A much more transparent and, I suspect, more effective way of satisfying Congress’ requirement that rural customers have “reasonably comparable” rates to urban customers’s rates for telecom services is to give “tech vouchers.” Vouchers are used in housing, heating, and food purchases in the US, and the UK is using them for rural broadband.

My colleague Trace Mitchell and I are using Census and FCC data to calculate about how much rural households could receive if the program were voucher-ized. Assuming all high-cost funds disbursed to states in 2016 were converted into broadband vouchers, these are our estimates.

If vouchers were distributed equally among rural households today, every rural household in the US (about 20% of US households) would receive about $15 per month to spend on the broadband provider and service of their choice. Low-income rural households could tack on the $9.25 USF Lifeline subsidy and any state subsidies they’re eligible for.

Perfect equality probably isn’t the best way to subsidize rural broadband. The cost of rural service is driven primarily by the housing density, and providing telecom to a rural household in the American West and Great Plains is typically more expensive than providing telecom to a rural household in the denser Northeast, and this is borne out in the FCC’s current high-cost disbursements. For instance, Vermont and Idaho have about the same number of rural households but rural carriers in Idaho receive about 2x as much as rural carriers in Vermont.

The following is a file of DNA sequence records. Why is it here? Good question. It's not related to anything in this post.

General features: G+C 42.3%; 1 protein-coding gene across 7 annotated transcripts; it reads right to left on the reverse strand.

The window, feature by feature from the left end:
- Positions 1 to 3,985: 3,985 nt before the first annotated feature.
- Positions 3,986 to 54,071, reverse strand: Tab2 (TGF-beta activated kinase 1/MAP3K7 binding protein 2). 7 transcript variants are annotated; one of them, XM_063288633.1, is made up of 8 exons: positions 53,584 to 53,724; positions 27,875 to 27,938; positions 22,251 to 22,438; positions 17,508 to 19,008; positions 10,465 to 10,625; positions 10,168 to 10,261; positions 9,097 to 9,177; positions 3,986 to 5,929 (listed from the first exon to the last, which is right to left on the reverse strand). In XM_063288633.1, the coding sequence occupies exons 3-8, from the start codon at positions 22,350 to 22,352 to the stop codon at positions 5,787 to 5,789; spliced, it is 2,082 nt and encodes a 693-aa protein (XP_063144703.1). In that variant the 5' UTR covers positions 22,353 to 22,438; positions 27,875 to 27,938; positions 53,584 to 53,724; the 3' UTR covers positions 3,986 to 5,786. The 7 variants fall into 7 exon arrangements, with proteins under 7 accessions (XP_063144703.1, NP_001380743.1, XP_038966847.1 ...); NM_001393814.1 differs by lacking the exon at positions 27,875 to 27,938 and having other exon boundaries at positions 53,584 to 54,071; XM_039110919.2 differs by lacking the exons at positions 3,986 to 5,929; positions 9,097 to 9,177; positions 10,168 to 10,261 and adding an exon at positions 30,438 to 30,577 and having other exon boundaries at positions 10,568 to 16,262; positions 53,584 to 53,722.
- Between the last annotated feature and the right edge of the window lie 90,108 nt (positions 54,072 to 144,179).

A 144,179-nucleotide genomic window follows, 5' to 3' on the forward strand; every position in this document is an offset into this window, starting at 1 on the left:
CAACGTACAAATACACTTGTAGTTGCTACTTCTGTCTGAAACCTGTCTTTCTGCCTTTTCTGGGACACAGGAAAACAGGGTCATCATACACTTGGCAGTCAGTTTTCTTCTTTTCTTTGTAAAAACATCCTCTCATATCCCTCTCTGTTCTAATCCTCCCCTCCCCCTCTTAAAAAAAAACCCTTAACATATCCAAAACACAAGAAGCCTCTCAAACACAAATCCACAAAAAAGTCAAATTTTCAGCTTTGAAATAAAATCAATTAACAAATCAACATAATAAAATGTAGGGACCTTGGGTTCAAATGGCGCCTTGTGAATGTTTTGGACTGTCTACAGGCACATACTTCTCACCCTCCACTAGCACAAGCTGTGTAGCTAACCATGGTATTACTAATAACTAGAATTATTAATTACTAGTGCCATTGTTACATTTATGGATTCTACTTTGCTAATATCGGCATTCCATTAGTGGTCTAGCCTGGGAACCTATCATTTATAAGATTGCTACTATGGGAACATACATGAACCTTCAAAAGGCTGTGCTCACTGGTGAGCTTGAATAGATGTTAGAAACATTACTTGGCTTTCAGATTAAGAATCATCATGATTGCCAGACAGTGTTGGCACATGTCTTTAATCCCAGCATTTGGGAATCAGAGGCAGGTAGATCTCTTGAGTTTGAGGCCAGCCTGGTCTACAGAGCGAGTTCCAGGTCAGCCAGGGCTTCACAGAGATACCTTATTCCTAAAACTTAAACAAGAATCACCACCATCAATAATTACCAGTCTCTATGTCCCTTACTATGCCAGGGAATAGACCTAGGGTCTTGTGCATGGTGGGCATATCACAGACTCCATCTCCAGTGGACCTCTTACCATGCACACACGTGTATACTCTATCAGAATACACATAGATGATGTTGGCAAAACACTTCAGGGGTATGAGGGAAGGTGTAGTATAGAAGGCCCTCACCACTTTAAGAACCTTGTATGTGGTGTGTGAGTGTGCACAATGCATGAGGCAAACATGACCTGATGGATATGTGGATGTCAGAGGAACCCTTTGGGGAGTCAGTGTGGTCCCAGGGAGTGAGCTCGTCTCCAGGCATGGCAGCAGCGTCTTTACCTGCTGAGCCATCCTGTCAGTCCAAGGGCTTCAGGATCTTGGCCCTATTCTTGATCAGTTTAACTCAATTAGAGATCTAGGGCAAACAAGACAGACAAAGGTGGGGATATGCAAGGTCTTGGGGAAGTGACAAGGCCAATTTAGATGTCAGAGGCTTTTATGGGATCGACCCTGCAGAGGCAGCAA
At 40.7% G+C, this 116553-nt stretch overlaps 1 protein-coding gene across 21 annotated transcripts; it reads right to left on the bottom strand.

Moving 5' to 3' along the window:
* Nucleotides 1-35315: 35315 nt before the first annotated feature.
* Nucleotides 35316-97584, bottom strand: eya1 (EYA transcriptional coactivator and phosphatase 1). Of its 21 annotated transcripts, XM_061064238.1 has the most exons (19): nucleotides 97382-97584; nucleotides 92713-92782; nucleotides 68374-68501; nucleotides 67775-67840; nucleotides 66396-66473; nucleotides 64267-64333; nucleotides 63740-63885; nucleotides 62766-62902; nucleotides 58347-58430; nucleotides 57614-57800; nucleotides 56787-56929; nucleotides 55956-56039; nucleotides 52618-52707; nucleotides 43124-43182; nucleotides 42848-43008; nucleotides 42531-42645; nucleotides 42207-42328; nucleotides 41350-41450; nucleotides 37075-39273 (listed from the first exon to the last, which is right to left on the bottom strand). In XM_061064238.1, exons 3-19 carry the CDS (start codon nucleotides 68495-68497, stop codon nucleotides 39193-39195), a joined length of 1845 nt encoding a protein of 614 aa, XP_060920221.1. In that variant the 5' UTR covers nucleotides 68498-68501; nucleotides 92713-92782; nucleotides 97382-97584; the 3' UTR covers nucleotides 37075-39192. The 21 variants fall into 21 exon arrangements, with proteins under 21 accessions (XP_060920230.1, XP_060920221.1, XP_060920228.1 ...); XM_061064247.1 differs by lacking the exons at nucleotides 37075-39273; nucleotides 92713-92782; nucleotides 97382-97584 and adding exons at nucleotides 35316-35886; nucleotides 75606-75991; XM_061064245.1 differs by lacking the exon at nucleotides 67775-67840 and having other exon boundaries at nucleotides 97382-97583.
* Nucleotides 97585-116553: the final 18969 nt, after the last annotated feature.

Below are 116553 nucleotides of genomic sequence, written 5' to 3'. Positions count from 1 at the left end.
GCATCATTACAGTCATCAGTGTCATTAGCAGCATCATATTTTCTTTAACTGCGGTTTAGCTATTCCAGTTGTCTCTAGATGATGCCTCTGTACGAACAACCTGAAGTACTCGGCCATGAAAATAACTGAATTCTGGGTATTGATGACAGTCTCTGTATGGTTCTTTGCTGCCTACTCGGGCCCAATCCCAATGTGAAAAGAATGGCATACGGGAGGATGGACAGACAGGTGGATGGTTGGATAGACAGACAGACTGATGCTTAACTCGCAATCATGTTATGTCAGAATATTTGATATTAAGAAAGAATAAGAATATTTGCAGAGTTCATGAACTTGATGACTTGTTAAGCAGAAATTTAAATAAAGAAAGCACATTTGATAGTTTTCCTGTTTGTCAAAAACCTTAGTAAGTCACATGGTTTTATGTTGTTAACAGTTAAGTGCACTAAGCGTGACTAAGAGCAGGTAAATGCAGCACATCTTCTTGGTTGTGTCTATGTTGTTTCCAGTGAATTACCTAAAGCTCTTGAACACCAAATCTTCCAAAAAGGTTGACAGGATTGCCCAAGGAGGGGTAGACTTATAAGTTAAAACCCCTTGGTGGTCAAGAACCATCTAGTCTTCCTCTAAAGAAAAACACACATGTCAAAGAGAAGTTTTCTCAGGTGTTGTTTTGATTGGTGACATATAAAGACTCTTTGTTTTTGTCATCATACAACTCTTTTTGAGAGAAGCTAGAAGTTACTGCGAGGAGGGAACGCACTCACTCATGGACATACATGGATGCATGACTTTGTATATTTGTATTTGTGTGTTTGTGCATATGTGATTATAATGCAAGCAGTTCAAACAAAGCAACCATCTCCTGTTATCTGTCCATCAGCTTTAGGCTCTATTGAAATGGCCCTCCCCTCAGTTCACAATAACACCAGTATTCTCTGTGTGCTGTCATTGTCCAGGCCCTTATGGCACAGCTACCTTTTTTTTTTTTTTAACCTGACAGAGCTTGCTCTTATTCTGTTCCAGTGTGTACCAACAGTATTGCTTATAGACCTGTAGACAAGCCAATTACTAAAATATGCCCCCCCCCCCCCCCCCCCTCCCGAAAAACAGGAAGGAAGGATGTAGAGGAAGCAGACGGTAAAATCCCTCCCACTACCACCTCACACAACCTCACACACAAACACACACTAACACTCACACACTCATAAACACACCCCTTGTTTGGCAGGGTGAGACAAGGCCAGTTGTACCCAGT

However, some disparities are hard to explain. For example, despite South Carolina’s flatter geography than and similar rural population as North Carolina, North Carolina carriers receive, on a per-household basis, only about 40% what South Carolina carriers receive. Alabama and Mississippi have similar geographies and rural populations but Alabama carriers receive only about 20% of what Mississippi carriers receive.

A tiered system of telecom vouchers smooths the disparities, empowers consumers, and simplifies the program. We’ve sorted the states into six tiers based on how much the state received on a per-household basis in 2016. This ranking puts large, Western states in the top tier and denser, Northeastern states in the bottom tier.